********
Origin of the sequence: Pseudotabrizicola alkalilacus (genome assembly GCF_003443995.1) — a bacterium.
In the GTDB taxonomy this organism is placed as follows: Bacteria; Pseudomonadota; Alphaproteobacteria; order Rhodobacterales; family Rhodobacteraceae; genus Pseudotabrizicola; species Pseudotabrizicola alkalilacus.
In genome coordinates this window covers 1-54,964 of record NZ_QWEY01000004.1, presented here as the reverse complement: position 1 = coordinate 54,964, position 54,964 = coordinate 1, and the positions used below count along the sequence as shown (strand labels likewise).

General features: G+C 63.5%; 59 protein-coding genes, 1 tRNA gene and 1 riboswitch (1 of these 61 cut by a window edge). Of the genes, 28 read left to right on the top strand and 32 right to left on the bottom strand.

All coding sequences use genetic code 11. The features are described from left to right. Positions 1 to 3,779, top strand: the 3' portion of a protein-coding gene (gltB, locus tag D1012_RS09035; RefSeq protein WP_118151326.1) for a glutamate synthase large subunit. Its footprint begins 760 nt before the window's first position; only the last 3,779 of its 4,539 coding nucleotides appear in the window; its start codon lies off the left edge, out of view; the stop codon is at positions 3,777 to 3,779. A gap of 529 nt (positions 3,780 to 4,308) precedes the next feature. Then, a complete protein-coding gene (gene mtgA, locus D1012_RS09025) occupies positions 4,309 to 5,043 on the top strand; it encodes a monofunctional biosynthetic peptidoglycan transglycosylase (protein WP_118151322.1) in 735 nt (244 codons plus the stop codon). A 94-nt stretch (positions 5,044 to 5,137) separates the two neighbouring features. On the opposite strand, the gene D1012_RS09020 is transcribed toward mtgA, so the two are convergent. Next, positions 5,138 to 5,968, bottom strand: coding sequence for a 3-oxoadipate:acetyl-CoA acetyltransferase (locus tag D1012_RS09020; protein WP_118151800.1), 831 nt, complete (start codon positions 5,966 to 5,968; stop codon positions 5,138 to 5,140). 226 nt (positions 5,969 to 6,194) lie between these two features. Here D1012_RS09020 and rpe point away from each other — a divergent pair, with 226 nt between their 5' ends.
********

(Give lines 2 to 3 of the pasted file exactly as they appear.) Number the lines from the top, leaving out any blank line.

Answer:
In the GTDB taxonomy this organism is placed as follows: Bacteria; Pseudomonadota; Alphaproteobacteria; order Rhodobacterales; family Rhodobacteraceae; genus Pseudotabrizicola; species Pseudotabrizicola alkalilacus.
In genome coordinates this window covers 1-54,964 of record NZ_QWEY01000004.1, presented here as the reverse complement: position 1 = coordinate 54,964, position 54,964 = coordinate 1, and the positions used below count along the sequence as shown (strand labels likewise).